At the 30th installment of the monthly Live Read series, Reitman picked a beloved, teen-comedy classic: Ferris Bueller’s Day Off. The buzz for each Live Read begins to build as soon as tickets are released into the ether — and then snapped up within minutes by eager LACMA and Film Independent members, nearly as quickly as the tickets for the latest Star Wars installment. Only in L.A.

The difference is, however, that the Live Read only exists for those 600 people, in that room, on that evening. Each reading is alone in the universe. Each time, a different script is selected, and a different assortment of actors is chosen. (Days — or even hours — before the reading, but long after every ticket has been purchased, Reitman reveals the names of the participating actors via his Twitter feed.) There is no video recording, no photography save for the single house photographer hired to provide proof that the event did indeed actually occur. In the age of internet virality, this phenomenon is a rarity; the experience must actually be experienced. As Aaron Burr from the hip-hop Broadway smash “Hamilton” says (regarding, I’m sure, a similarly historic event in American history): You’ve got to be in the room where it happens.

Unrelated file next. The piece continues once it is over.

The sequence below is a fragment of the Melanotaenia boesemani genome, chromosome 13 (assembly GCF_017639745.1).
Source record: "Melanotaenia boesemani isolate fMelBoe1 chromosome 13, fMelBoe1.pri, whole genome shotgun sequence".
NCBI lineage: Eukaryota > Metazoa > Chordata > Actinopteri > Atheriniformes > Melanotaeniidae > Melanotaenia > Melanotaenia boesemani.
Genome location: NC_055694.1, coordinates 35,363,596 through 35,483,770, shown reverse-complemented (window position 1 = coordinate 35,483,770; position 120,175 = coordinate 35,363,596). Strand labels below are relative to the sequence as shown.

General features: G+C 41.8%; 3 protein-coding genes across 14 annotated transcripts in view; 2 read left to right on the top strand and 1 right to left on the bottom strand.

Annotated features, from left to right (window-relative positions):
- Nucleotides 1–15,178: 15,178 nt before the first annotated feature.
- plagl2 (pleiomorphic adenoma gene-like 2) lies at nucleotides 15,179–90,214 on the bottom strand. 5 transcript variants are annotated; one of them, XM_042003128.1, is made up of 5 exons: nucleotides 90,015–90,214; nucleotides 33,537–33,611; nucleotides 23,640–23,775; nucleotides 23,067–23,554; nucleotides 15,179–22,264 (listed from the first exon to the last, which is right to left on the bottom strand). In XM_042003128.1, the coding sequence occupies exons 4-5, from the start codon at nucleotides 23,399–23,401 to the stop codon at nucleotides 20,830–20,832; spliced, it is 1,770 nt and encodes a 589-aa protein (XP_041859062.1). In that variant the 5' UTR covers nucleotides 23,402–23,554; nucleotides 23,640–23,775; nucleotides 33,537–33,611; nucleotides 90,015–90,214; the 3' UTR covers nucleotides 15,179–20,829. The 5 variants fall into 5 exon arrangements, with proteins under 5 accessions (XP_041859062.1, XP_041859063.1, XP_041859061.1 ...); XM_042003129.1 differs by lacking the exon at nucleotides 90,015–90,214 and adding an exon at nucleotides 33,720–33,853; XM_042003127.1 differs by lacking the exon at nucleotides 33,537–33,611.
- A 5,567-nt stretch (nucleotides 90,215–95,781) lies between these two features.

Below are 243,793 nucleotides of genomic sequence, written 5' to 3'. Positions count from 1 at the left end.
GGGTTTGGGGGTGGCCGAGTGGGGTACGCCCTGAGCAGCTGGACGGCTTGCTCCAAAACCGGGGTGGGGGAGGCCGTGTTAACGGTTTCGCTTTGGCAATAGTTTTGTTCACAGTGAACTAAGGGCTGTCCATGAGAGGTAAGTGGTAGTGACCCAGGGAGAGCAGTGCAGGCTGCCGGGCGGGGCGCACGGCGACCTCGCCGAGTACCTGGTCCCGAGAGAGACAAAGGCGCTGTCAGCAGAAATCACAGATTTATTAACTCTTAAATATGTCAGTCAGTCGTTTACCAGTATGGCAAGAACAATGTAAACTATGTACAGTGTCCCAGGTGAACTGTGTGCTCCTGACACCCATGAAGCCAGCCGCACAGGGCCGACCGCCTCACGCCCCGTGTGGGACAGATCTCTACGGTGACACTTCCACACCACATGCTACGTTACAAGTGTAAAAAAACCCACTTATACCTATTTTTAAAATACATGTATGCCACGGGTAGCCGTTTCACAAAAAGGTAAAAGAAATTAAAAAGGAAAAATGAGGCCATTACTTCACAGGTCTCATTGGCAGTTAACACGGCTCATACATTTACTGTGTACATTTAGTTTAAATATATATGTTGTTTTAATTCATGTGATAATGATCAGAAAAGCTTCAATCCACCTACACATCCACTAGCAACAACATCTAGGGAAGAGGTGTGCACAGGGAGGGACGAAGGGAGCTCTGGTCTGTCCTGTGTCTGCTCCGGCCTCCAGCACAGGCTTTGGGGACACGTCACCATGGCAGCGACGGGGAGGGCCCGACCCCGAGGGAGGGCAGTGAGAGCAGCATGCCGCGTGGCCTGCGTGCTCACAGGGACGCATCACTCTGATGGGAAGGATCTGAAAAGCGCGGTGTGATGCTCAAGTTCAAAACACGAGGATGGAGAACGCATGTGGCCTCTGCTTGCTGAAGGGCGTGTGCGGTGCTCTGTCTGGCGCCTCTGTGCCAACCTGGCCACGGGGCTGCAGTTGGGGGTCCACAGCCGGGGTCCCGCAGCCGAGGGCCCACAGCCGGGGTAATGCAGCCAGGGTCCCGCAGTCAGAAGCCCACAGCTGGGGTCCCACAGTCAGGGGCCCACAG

Part of the inexorable draw of Reitman’s Live Read series — for actors and attendees alike — is the nature of the scripts he chooses to revisit. Films directed by Quentin Tarantino, the Coen brothers and John Hughes have made multiple appearances alongside modern classics such as American Beauty, Manhattan and The Usual Suspects. Reitman calls it “archaeology.” Indeed, the Live Read is a way of revisiting past films rather than remaking them, accomplished not by adding splashy digital effects or by infusing them with updated metaphors, but by returning to a time before the moving image, before, even, the mass audience. Before The Graduate carved its place in film history, it existed merely as words on a page.